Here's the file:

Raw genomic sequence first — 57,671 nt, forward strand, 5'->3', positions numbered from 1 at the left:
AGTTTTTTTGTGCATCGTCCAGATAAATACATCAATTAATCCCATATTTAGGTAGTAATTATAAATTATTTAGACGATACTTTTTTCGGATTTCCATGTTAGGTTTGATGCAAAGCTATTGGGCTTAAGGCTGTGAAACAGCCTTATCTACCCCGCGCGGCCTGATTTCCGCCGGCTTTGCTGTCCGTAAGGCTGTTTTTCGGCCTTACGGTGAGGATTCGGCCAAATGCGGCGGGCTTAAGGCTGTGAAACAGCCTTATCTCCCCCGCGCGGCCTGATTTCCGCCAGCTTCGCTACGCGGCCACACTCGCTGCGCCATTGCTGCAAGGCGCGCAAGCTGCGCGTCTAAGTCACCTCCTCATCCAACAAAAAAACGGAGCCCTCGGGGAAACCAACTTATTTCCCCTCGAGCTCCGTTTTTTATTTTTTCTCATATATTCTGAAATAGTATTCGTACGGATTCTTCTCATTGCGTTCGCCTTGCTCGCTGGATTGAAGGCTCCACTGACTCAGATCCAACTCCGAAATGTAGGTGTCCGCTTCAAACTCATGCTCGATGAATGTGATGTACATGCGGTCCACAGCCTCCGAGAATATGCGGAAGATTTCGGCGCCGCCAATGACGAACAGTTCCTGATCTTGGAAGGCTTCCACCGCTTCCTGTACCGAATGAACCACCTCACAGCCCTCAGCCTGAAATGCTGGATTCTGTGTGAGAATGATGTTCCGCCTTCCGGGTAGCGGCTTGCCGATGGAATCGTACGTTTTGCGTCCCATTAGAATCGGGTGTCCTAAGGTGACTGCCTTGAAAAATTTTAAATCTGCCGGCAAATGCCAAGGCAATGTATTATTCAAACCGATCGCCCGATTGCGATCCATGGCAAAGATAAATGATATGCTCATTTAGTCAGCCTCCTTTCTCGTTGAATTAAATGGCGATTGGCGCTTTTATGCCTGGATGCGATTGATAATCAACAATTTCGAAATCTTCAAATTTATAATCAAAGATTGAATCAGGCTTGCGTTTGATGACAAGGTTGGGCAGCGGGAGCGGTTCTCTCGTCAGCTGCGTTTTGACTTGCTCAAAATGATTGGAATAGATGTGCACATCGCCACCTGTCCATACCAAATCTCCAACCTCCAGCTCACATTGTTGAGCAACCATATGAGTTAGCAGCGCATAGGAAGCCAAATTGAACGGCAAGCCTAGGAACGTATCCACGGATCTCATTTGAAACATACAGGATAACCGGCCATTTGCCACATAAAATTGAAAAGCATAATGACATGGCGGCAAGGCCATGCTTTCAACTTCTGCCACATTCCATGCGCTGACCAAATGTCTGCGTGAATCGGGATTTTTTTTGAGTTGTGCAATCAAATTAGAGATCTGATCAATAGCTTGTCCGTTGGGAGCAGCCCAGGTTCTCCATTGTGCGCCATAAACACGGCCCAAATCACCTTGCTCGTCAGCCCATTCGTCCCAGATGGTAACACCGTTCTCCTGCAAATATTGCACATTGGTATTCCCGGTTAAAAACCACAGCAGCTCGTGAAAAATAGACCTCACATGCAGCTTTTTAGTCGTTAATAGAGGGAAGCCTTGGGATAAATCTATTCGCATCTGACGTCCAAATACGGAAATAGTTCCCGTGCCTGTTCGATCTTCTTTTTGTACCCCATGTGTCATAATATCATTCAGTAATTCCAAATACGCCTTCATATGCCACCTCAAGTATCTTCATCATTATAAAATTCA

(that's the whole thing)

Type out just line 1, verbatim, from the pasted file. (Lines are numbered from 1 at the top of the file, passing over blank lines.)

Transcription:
Raw genomic sequence first — 57,671 nt, forward strand, 5'->3', positions numbered from 1 at the left: